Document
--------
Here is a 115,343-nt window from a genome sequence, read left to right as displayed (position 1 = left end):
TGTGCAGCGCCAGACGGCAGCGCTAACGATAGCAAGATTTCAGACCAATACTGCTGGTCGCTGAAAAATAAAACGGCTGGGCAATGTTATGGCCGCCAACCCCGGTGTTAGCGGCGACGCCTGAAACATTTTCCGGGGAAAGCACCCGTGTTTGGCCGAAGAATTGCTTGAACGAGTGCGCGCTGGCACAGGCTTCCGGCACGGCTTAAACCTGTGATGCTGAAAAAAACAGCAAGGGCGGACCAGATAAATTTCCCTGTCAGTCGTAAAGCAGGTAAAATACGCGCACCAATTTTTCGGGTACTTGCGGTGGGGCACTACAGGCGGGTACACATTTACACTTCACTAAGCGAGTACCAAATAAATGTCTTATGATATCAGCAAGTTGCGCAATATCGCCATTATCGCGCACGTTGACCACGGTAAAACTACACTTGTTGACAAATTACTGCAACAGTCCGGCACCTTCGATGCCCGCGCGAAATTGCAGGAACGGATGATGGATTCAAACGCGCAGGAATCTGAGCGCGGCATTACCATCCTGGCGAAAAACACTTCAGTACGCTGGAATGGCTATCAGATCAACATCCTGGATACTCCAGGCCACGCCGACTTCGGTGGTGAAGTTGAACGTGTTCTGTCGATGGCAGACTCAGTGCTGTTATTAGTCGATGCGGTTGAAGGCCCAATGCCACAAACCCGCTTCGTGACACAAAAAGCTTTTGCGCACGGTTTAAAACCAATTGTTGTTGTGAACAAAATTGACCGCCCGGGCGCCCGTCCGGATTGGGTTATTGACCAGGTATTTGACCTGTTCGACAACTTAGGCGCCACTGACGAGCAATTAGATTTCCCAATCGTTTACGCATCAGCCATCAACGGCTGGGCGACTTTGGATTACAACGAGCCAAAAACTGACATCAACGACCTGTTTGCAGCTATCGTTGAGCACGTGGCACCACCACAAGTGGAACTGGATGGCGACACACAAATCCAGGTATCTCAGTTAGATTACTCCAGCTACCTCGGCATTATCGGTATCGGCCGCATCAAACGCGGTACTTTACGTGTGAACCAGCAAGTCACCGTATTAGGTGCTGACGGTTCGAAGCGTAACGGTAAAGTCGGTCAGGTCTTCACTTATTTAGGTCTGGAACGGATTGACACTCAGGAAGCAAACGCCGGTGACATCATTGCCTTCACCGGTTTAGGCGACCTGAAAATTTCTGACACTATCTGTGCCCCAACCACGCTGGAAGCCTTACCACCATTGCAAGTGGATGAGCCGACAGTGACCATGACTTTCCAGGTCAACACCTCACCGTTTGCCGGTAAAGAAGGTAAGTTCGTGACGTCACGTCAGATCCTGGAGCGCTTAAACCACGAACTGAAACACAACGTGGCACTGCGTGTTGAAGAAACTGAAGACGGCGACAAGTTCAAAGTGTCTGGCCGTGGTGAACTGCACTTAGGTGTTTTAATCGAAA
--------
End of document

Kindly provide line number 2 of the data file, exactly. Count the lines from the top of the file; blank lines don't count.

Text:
TGTGCAGCGCCAGACGGCAGCGCTAACGATAGCAAGATTTCAGACCAATACTGCTGGTCGCTGAAAAATAAAACGGCTGGGCAATGTTATGGCCGCCAACCCCGGTGTTAGCGGCGACGCCTGAAACATTTTCCGGGGAAAGCACCCGTGTTTGGCCGAAGAATTGCTTGAACGAGTGCGCGCTGGCACAGGCTTCCGGCACGGCTTAAACCTGTGATGCTGAAAAAAACAGCAAGGGCGGACCAGATAAATTTCCCTGTCAGTCGTAAAGCAGGTAAAATACGCGCACCAATTTTTCGGGTACTTGCGGTGGGGCACTACAGGCGGGTACACATTTACACTTCACTAAGCGAGTACCAAATAAATGTCTTATGATATCAGCAAGTTGCGCAATATCGCCATTATCGCGCACGTTGACCACGGTAAAACTACACTTGTTGACAAATTACTGCAACAGTCCGGCACCTTCGATGCCCGCGCGAAATTGCAGGAACGGATGATGGATTCAAACGCGCAGGAATCTGAGCGCGGCATTACCATCCTGGCGAAAAACACTTCAGTACGCTGGAATGGCTATCAGATCAACATCCTGGATACTCCAGGCCACGCCGACTTCGGTGGTGAAGTTGAACGTGTTCTGTCGATGGCAGACTCAGTGCTGTTATTAGTCGATGCGGTTGAAGGCCCAATGCCACAAACCCGCTTCGTGACACAAAAAGCTTTTGCGCACGGTTTAAAACCAATTGTTGTTGTGAACAAAATTGACCGCCCGGGCGCCCGTCCGGATTGGGTTATTGACCAGGTATTTGACCTGTTCGACAACTTAGGCGCCACTGACGAGCAATTAGATTTCCCAATCGTTTACGCATCAGCCATCAACGGCTGGGCGACTTTGGATTACAACGAGCCAAAAACTGACATCAACGACCTGTTTGCAGCTATCGTTGAGCACGTGGCACCACCACAAGTGGAACTGGATGGCGACACACAAATCCAGGTATCTCAGTTAGATTACTCCAGCTACCTCGGCATTATCGGTATCGGCCGCATCAAACGCGGTACTTTACGTGTGAACCAGCAAGTCACCGTATTAGGTGCTGACGGTTCGAAGCGTAACGGTAAAGTCGGTCAGGTCTTCACTTATTTAGGTCTGGAACGGATTGACACTCAGGAAGCAAACGCCGGTGACATCATTGCCTTCACCGGTTTAGGCGACCTGAAAATTTCTGACACTATCTGTGCCCCAACCACGCTGGAAGCCTTACCACCATTGCAAGTGGATGAGCCGACAGTGACCATGACTTTCCAGGTCAACACCTCACCGTTTGCCGGTAAAGAAGGTAAGTTCGTGACGTCACGTCAGATCCTGGAGCGCTTAAACCACGAACTGAAACACAACGTGGCACTGCGTGTTGAAGAAACTGAAGACGGCGACAAGTTCAAAGTGTCTGGCCGTGGTGAACTGCACTTAGGTGTTTTAATCGAAA